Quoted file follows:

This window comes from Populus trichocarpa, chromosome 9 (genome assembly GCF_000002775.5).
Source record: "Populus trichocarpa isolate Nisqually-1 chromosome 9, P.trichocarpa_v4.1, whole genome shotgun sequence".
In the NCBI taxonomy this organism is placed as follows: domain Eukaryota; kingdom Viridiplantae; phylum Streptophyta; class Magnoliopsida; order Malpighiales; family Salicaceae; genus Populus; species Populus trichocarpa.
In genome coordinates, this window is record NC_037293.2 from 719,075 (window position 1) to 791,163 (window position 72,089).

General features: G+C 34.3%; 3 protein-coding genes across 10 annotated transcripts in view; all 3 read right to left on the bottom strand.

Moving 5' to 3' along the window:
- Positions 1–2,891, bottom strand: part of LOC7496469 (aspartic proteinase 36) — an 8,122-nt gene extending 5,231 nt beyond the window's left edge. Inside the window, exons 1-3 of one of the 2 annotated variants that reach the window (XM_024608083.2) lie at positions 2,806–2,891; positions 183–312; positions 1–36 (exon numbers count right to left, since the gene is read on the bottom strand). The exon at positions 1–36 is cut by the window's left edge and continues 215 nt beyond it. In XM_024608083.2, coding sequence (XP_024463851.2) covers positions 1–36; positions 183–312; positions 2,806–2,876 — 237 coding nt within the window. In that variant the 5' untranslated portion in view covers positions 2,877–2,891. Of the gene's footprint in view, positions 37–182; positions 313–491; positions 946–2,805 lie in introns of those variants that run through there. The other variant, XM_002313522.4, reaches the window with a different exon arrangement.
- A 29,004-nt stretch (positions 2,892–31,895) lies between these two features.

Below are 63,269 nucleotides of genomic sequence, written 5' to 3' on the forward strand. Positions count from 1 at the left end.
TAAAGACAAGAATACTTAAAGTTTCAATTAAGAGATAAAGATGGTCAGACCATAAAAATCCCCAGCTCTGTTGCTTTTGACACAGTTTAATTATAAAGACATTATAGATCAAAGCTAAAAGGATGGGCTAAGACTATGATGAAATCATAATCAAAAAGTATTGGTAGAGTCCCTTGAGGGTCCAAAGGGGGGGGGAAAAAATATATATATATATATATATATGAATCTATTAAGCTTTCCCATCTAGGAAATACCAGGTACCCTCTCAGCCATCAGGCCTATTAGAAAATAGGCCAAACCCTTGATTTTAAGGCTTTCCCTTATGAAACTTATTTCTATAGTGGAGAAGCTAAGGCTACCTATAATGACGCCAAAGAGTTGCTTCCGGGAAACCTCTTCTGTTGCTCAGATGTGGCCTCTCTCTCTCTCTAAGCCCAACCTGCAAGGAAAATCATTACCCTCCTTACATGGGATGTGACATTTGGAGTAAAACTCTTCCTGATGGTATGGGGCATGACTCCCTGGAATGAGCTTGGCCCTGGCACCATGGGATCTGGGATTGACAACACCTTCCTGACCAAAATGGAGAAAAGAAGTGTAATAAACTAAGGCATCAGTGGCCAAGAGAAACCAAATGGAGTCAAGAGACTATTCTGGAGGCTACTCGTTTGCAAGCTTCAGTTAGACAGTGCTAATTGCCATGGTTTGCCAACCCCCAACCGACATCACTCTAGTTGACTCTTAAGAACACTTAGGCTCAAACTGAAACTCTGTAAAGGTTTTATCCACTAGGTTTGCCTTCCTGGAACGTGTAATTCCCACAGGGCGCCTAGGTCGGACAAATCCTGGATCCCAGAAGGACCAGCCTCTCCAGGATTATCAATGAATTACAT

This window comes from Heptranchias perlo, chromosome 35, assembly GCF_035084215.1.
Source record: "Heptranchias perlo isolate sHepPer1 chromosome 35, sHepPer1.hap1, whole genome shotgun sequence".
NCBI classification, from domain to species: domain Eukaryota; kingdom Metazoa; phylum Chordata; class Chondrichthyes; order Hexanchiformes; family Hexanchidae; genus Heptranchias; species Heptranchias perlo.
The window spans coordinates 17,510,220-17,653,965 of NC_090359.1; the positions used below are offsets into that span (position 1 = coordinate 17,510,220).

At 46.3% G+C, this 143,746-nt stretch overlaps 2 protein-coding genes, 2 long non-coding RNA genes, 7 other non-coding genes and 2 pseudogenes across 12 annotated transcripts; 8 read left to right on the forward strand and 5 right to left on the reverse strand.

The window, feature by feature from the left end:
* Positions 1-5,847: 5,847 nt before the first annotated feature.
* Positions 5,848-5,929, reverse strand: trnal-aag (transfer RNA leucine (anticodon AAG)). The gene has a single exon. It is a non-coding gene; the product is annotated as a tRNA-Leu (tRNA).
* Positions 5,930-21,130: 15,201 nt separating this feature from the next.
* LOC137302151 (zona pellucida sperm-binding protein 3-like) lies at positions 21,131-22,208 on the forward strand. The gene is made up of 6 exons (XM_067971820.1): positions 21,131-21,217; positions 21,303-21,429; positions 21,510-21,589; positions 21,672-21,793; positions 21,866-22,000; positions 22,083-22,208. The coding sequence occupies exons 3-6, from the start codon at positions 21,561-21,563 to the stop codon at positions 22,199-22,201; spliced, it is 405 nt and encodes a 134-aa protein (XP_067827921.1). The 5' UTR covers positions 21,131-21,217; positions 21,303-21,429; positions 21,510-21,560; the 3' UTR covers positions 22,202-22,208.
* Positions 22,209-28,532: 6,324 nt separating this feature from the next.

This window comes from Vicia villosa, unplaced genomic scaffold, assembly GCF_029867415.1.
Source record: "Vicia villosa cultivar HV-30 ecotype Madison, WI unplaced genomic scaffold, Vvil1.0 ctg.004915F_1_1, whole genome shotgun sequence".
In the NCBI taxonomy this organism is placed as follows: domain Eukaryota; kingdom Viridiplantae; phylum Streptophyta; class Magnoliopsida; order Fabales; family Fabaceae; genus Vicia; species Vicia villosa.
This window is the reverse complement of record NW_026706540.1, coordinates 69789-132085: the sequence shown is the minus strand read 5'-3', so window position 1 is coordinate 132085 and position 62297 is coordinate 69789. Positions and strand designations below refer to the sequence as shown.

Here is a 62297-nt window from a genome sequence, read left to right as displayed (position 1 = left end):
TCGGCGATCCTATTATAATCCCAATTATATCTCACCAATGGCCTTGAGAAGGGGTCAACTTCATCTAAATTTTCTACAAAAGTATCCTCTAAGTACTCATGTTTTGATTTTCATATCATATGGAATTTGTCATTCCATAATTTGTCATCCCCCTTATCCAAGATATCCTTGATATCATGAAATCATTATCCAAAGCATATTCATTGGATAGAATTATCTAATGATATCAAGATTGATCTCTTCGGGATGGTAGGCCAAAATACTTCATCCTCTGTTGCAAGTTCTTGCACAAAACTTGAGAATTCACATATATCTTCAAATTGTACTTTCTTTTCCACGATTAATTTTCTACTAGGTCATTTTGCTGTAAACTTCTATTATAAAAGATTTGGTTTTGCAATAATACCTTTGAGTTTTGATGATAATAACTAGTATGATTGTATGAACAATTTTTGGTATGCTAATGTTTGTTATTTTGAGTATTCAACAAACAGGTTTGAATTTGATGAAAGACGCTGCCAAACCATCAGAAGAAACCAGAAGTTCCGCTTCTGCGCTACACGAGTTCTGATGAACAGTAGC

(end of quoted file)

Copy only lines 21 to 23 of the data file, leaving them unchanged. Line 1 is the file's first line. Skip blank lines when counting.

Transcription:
* Positions 22,209-28,532: 6,324 nt separating this feature from the next.

This window comes from Vicia villosa, unplaced genomic scaffold, assembly GCF_029867415.1.
Source record: "Vicia villosa cultivar HV-30 ecotype Madison, WI unplaced genomic scaffold, Vvil1.0 ctg.004915F_1_1, whole genome shotgun sequence".